There are several things I expected to happen that didn't, most involving Zinnia's activities in and around her apartment. Since the watches track everything there are very few security cameras, although even today those can be extremely small and hard to detect. Plus, her TV is bound to have a camera and/or microphone, and when she orders something from the Cloud store it is delivered inside her apartment when she's not there. Plenty of opportunities for security to observe her movements, to figure out what she's doing, but that never happened. Paxton is oblivious to her agenda, and inadvertently gives her helpful information regarding security protocols. There are several side stories: an abusive supervisor; a drug ring distributing Oblivion, a synthetic heroin derivative; the maybe/maybe not romantic relationship between Paxton and Zinnia, which continues even after her cover is blown. Some of those are resolved, others aren't, including the vaguest hints of life outside the MotherCloud. The implication is that most towns are dead or dying, very high unemployment, and larger cities stagnant with multiple problems, including infrastructure, pollution, climate-change. If the plight of the world is that dire, who are Cloud's customers? Cloud employees for sure, but outside it must be confined to the upper classes. Then again, I suppose it's just about everyone, since high crime and squalid conditions keep most people at home, and most are likely on the public dole. Gibson's cheery optimism rings hollow. He talks about how unions ruined everything, how businesses should be able to regulate themselves, how everything should be privatized, even if not by Cloud. The common talking points of conservatives today. Cloud may be operating through green energy, but it doesn't appear to have benefited many besides themselves. And the less said about CloudBurgers the better.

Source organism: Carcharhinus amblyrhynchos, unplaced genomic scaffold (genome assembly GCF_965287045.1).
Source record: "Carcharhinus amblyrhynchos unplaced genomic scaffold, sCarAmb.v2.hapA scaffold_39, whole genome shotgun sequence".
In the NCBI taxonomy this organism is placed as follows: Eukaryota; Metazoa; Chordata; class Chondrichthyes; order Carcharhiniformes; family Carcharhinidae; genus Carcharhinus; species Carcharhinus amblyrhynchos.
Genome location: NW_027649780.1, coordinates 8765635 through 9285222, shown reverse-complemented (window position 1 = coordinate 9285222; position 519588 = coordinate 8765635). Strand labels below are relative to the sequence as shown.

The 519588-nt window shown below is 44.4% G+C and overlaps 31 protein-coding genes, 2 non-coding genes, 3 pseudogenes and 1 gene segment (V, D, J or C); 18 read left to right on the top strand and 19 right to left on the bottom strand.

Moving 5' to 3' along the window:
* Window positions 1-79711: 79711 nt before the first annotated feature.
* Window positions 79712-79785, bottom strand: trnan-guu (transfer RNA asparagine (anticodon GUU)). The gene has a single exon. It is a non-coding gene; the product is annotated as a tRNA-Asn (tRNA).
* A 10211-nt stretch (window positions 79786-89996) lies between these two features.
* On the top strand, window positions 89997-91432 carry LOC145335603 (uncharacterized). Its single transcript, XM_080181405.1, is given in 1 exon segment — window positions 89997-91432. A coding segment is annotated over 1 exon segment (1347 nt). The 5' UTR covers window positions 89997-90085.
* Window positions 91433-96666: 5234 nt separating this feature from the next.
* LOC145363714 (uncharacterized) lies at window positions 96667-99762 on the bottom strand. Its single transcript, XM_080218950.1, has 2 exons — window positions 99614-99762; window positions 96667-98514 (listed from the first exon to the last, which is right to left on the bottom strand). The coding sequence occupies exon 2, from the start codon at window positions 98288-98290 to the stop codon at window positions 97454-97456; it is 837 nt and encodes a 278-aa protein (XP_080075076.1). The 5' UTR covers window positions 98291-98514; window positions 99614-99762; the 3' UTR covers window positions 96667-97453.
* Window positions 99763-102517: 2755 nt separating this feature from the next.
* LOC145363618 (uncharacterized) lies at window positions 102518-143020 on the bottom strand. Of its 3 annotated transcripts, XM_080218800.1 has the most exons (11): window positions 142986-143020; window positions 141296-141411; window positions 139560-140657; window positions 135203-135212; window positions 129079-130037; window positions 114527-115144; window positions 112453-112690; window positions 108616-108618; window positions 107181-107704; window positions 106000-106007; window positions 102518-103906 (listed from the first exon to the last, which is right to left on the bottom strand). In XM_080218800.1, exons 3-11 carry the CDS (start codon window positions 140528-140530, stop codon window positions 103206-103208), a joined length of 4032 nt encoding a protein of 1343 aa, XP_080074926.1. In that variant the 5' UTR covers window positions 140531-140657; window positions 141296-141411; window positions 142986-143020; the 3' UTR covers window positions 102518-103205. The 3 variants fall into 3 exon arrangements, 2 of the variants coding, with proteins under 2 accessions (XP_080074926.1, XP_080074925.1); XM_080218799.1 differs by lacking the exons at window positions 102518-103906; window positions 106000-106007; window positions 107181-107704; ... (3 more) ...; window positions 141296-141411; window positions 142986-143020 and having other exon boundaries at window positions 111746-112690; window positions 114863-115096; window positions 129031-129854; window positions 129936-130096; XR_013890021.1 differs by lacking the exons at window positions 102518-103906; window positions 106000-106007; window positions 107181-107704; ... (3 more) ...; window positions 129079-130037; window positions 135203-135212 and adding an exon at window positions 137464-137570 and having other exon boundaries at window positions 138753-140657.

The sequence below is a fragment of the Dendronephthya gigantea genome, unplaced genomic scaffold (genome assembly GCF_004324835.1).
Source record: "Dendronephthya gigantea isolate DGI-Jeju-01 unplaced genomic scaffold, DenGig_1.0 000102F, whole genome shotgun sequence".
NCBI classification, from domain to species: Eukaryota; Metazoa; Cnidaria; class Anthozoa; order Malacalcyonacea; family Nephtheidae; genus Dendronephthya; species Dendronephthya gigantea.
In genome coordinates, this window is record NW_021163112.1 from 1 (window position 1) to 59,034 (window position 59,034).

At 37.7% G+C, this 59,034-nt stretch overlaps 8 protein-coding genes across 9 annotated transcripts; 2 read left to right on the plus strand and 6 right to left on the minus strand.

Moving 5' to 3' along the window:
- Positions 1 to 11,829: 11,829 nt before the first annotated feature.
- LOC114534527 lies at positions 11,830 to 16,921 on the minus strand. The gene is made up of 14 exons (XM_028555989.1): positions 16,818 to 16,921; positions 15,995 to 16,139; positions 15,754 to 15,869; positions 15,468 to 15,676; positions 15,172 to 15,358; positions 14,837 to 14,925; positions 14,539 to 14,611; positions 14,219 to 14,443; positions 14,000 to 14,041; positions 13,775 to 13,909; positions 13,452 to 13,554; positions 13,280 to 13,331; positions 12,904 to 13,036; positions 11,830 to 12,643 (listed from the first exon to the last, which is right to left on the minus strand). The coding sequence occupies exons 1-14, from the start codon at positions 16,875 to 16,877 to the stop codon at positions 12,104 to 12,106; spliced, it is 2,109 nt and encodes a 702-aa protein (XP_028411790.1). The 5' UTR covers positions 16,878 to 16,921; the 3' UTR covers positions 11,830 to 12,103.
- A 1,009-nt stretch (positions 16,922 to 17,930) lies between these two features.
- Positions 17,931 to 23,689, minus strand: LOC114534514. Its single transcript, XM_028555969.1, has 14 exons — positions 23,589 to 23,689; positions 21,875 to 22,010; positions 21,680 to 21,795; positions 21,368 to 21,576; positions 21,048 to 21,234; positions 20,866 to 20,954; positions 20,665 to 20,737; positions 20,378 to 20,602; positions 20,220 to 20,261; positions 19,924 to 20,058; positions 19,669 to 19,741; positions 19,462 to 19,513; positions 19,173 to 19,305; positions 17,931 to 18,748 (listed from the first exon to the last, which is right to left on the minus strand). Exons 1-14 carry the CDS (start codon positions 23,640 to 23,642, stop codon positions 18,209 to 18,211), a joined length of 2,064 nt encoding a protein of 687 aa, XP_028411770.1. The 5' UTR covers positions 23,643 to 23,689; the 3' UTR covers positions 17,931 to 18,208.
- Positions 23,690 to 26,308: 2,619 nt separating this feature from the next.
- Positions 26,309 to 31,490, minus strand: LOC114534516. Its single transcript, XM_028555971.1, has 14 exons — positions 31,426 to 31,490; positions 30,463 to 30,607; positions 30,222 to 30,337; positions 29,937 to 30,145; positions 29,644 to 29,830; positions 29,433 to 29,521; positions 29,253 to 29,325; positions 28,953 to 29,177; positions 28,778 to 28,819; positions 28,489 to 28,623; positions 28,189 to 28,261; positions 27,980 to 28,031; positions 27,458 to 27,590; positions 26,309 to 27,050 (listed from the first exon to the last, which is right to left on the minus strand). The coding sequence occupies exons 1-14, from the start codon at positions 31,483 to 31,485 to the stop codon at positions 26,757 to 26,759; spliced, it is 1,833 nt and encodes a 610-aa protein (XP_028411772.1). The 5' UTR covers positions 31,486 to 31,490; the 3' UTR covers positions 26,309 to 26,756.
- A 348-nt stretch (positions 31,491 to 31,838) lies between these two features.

As I said at the beginning, readable due to a couple of sympathetic characters, the all-too-real scenario, the need to find out answers to pertinent questions. But not enough of those questions were answered sufficiently for it to be satisfying. The average rating is higher than mine, so many might like it more than me. I can't give it a harsh thumbs-down, but neither can I give it a recommendation.
PS: Yes, I understand the irony of my comments about Amazon, considering this site is an affiliate. In defense of that, that association began over 18 years ago, before they became the behemoth they are now, and the idea was to get a bit of income off the sale of books and movies I was reviewing. My own purchases from them have gone down quite a bit lately, mainly reserved for Kindle books, so at least that is not contributing to the bad conditions at their warehouses. Even when I buy a print book or Blu-Ray I frequently go through a third-party seller or off Ebay.